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Ten Victories for Ten Years: LGBT Work Family Project

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In honor of our tenth anniversary, we’re celebrating ten important victories over the ten weeks leading up to our Spring Celebration on May 2nd.

For many years, A Better Balance has been working to raise awareness about the intersection of paid leave and LGBT (lesbian, gay, bisexual, and transgender) rights. Our notable publications include Time for a Change: The Case for LGBT-Inclusive Workplace Leave Laws and Nondiscrimination Protections and The Family and Medical Leave Act: What Should LGBT Families Know? In addition writing these materials, we have worked with numerous paid leave campaigns on LGBT outreach and spearheaded a national effort to generate comments in support of a more LGBT-inclusive definition of spouse in the federal Family and Medical Leave Act.

In 2014, ABB built on this work by launching an LGBT Work-Family Project in partnership with Family Values @ Work. Through the project, ABB is working with advocates in more than 20 states on LGBT organizing and has helped campaigns in a dozen states write bills that would expand recognition of diverse families. We are also raising the profile of this work nationally, as demonstrated by our recent op-ed on the Project’s work in The Advocate. ABB staff have led workshops around the country on the need for paid leave and efforts to broaden diverse family recognition at several LGBT and labor conferences, including the National LGBTQ Task Force’s Creating Change conference (the largest annual gathering on LGBT rights), the Equality Federation’s Summer Meeting (a gathering of state LGBT rights groups) and Pride @ Work’s triennial conference (a meeting with LGBT leaders from the labor movement).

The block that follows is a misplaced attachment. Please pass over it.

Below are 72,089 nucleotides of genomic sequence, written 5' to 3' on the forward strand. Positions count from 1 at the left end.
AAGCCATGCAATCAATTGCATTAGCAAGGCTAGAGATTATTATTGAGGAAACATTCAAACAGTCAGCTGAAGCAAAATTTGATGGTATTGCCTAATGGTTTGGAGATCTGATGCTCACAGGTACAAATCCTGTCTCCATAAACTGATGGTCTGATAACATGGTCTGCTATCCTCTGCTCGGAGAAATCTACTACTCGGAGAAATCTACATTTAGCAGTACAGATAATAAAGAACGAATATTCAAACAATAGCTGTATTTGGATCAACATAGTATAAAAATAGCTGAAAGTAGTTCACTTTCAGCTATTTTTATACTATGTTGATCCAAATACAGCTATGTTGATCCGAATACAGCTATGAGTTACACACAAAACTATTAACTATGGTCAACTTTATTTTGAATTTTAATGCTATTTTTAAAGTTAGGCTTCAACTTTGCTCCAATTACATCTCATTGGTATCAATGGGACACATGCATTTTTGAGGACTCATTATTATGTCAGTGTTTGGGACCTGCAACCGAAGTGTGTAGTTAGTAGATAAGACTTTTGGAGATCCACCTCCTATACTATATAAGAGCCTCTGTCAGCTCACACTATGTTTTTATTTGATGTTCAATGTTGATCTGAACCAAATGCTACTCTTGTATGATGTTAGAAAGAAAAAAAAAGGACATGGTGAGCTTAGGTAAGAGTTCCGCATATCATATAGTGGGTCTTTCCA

For the past two years, the Project has also organized and hosted an annual LGBT work-family conference bringing together leaders from the LGBT, work-family, labor, reproductive rights, and economic/racial justice movements. Participants have discussed and explored opportunities to work across our movements both proactively and defensively, especially following the Supreme Court’s landmark 2015 marriage equality decision in Obergefell v. Hodges. Together with these national leaders, we have written and distributed several resources, including a guide to drafting inclusive family definitions and a paper entitled Workplace Leave in a Movement Building Context: How to Win the Strong Policies that Create Equity for Everyone. Just this week, we worked with national and state partners to generate comments in support of the broad family definition in President Obama’s paid sick time Executive Order for federal contractors. The President’s action—and the enthusiastic response from groups around the country—reflect a growing awareness about family diversity and the exciting potential for this work in the paid leave movement.

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